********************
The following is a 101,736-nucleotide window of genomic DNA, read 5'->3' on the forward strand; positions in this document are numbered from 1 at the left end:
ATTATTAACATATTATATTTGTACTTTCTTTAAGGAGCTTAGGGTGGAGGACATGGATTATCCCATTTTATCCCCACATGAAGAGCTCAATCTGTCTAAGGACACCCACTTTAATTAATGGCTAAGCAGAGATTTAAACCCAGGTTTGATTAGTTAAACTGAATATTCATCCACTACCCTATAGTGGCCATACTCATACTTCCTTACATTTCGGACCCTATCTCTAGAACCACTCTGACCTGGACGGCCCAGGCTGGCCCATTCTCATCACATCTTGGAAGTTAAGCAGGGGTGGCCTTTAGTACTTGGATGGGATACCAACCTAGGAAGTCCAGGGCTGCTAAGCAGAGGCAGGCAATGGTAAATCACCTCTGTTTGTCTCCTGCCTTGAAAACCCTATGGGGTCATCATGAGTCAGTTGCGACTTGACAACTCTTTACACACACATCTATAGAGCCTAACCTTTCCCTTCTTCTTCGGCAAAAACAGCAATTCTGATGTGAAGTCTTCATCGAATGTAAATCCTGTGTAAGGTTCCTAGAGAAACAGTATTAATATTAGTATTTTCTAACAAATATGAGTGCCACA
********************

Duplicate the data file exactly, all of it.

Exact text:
The following is a 101,736-nucleotide window of genomic DNA, read 5'->3' on the forward strand; positions in this document are numbered from 1 at the left end:
ATTATTAACATATTATATTTGTACTTTCTTTAAGGAGCTTAGGGTGGAGGACATGGATTATCCCATTTTATCCCCACATGAAGAGCTCAATCTGTCTAAGGACACCCACTTTAATTAATGGCTAAGCAGAGATTTAAACCCAGGTTTGATTAGTTAAACTGAATATTCATCCACTACCCTATAGTGGCCATACTCATACTTCCTTACATTTCGGACCCTATCTCTAGAACCACTCTGACCTGGACGGCCCAGGCTGGCCCATTCTCATCACATCTTGGAAGTTAAGCAGGGGTGGCCTTTAGTACTTGGATGGGATACCAACCTAGGAAGTCCAGGGCTGCTAAGCAGAGGCAGGCAATGGTAAATCACCTCTGTTTGTCTCCTGCCTTGAAAACCCTATGGGGTCATCATGAGTCAGTTGCGACTTGACAACTCTTTACACACACATCTATAGAGCCTAACCTTTCCCTTCTTCTTCGGCAAAAACAGCAATTCTGATGTGAAGTCTTCATCGAATGTAAATCCTGTGTAAGGTTCCTAGAGAAACAGTATTAATATTAGTATTTTCTAACAAATATGAGTGCCACA